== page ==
Oxhey Golf Club

Club information
Location Watford, Hertfordshire,
Established 1912
Type Semi-private
Total holes 18
Tournaments hosted McVitie & Price Tournament
News of The World PGA Match Play
Website Official website
Designed by Harry Vardon
Par 72
Length 6,539 yd (5,979 m)

Oxhey Golf Club is a golf course located near Watford in Hertfordshire, England. The course first opened for play on 4 May 1912 with a match between Ted Ray, the Oxhey professional, and Harry Vardon of South Hertfordshire, the latter also being the course designer. Ray played fine golf while Vardon struggled with his putting. Ray won the match 4&2. The course has been host to several important tournaments including the News of the World PGA Match Play Tournament and the McVitie & Price Tournament.

The club ceased to operate and was closed down on 31 October 1946.[1] In 1991 the course was re-opened as a 9-hole course and became known as Oxhey Park Golf Club.[2]

Early history

Oxhey Golf Club, located near Watford in Hertfordshire, was first opened for play on 12 May 1912.[3] Ted Ray served as the club professional from 1912 until 1940.[4][5]

First World War

A little more than two years after the course was opened for play, the First World War began on 28 July 1914 and the war had a detrimental affect on the club, causing 58 members to resign. Of that total were eight women members who also submitted their resignations. Five of the groundskeepers joined the army and still more volunteered but were not eligible for service. Nineteen of the caddies also answered the call for military duty. The club's steward joined the Royal Marine Pension Reserve and reported for duty at Gosport.[3]

By 5 May 1916, the war had already taken a toll on Oxhey caddies and greenkeepers with 5 casualties: 2 killed, 2 wounded, 1 prisoner. Among the club members there were 9 casualties: 3 killed, 5 wounded, 1 prisoner.[6] In May 1917, the course had fallen into disrepair due to a lack of groundskeepers. By then some 84 members were serving in the army or navy, and a groundsman had been killed and another was a prisoner of war.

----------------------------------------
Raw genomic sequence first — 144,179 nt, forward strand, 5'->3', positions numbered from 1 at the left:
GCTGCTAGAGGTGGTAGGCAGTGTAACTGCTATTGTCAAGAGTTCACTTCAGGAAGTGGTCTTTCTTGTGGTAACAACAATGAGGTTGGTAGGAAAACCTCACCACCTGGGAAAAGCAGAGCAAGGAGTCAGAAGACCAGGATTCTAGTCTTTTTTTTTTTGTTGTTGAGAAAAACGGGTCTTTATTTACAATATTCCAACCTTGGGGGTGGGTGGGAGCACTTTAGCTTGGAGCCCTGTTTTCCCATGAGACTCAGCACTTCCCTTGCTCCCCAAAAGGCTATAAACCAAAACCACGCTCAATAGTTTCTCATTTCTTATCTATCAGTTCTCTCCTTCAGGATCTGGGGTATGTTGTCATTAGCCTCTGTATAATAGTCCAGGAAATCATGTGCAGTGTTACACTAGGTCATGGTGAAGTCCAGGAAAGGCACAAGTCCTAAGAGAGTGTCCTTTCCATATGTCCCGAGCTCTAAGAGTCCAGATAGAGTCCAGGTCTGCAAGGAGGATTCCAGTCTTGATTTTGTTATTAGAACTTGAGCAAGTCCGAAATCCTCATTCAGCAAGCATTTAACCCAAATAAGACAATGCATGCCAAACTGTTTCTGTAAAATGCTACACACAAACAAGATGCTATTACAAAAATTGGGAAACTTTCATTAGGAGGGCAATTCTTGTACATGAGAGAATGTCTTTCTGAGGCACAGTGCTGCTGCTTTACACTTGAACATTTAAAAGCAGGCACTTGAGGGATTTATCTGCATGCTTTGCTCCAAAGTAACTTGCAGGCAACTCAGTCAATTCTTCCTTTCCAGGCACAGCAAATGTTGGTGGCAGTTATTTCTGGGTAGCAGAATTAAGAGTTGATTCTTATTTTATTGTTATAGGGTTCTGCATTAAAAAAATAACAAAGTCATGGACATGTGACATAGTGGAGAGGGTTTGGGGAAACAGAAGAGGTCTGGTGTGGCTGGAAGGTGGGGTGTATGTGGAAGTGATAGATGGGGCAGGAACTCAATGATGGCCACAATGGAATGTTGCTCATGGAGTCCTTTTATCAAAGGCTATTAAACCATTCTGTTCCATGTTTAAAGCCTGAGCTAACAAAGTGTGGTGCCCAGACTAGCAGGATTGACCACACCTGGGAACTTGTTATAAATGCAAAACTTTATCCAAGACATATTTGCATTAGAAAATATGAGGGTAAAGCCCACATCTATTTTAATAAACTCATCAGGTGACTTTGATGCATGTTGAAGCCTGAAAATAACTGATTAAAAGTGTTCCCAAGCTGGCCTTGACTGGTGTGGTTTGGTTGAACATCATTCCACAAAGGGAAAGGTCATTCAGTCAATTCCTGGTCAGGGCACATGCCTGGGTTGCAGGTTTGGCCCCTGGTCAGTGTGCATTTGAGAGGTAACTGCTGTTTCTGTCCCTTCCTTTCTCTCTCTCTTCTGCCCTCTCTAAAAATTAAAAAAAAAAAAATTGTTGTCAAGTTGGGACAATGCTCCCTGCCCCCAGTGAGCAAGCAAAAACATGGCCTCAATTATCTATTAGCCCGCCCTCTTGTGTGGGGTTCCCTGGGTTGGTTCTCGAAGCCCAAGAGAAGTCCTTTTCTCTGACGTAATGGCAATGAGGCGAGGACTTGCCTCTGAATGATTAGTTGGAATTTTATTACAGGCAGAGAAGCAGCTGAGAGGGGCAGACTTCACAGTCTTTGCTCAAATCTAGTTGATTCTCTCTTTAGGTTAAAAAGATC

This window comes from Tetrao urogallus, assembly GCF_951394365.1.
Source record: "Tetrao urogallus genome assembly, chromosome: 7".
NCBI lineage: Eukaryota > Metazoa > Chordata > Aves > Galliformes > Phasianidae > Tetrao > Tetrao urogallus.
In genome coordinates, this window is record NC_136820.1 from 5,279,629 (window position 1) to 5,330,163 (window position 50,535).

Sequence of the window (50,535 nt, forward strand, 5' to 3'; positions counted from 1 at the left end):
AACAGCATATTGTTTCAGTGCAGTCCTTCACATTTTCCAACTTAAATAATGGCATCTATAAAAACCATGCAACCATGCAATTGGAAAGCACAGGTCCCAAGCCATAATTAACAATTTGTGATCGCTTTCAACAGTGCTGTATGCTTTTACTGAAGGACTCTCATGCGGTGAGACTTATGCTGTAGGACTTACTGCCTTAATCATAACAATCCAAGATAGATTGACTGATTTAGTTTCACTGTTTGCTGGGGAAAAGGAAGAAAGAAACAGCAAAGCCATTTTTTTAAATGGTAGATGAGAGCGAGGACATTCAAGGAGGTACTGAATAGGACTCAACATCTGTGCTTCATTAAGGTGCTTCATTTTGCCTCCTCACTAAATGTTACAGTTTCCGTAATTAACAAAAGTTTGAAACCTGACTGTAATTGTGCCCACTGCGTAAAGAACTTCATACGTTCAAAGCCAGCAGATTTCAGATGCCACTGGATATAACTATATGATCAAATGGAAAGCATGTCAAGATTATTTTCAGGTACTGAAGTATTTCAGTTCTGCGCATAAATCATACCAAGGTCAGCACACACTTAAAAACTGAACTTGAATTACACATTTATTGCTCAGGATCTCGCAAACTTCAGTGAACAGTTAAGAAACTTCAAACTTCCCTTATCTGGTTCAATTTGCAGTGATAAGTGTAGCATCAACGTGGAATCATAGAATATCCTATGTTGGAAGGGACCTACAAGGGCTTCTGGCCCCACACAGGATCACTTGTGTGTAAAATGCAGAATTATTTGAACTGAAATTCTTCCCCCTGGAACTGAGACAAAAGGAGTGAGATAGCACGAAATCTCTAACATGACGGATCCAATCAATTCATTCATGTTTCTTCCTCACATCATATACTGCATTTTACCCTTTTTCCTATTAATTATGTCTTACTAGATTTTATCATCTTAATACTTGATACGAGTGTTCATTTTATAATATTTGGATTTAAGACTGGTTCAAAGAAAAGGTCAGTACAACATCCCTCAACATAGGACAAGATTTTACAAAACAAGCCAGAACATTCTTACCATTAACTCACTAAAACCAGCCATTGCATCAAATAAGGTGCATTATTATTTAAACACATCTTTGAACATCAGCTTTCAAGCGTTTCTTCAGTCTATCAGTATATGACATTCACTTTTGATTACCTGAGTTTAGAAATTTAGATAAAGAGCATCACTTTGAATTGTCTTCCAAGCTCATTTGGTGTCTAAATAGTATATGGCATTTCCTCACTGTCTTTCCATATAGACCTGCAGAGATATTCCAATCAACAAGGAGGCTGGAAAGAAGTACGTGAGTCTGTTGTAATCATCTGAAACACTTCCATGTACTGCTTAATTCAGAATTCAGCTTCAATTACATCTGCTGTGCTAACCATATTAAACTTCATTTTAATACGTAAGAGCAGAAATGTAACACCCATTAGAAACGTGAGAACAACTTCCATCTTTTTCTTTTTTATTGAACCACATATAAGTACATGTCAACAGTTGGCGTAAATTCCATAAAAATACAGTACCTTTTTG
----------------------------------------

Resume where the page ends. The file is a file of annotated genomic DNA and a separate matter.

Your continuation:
Poor course conditions

The bunkers were suffering from the play of lambs and sheep who were also drinking water from the water boxes near the tees. A fire at the club had destroyed the caddie master’s and professional’s shed but the structures were quickly rebuilt. The winter of 1915–16 had been very cold and it was beneficial to the course. The deep freeze helped to drain the course in the spring of 1916. In the prior year there had been mud problems on the course since there had been a 3-year stretch without frost, two of which were exceptionally wet.[6]

Post First World War history

A problem with worms on the course[7] had erupted by May 1920 and getting rid of them had become a priority. The course was reported as being in a "shocking condition" as a result of 5 years of neglect of the greens and damage caused by grazing sheep. By this time the club’s greenkeeper had returned to work at the course after the war but his physical condition was reported as "badly damaged". Hunters had been shooting grouse on the course but were ordered to cease their hunting activities.[6]

Later history

By 1921, the condition of the course had been improved to the point that it was selected to host the 1921 McVitie & Price Tournament. The English professional Abe Mitchell won the 1921 tournament by two strokes from Joe Kirkwood, Sr.

Tournaments hosted

Several boys are lying on a knoll watching golfers putting on a green below in the 1921 McVitie & Price Tournament at Oxhey Golf Club.

1921 McVitie & Price Tournament[7][5]

Year Winner Country Venue Score Margin
of victory
Runner(s)-up Winner's
share (£)
1921 Abe Mitchell  England Oxhey Golf Club 293 2 strokes Australia Joe Kirkwood, Sr. 130 [8]

The News of the World PGA Match Play tournament was held at Oxhey Golf Club on three occasions: in 1921, 1930, and 1936.[7][5]

Course closure and re-opening

After failing to obtain a lease for the land, the course was closed on 31 October 1946.[1] The course was re-opened in 1991 as a 9-hole course and became known as Oxhey Park Golf Club.[2]


The course detail shown in the upper right corner of this article shows the specifications of the Oxhey Golf Club when it was an 18-hole course prior to its closure in 1946.


  1. 1 2 Askew, Terry. "Oxhey Golf Club -- Part 4". OurOxhey.org.uk. Retrieved 7 July 2015.
  2. 1 2 "Oxhey Park Golf Club". golftoday.co.uk. Retrieved 8 July 2015.
  3. 1 2 Askew, Terry. "Oxhey Golf Club -- Part 1". OurOxhey.org.uk. Retrieved 7 July 2015.
  4. "Britain From Above". BritainFromAbove.org.uk. 15 May 1915. Retrieved 7 July 2015.
  5. 1 2 3 Askew, Terry. "Oxhey Golf Club - Part 4: McVitie & Price Tournament 1921". Retrieved 4 July 2015.
  6. 1 2 3 Askew, Terry (15 May 1915). "Oxhey Golf Club -- Part 2". OurOxhey.org.uk. Retrieved 7 July 2015.
  7. 1 2 3 Askew, Terry. "Oxhey Golf Club -- Part 3: Tenth Annual General Meeting". Retrieved 7 July 2015.
  8. "Golf – The £800 tournament – Abe Mitchell's great win". The Glasgow Herald. 23 May 1921. p. 6.

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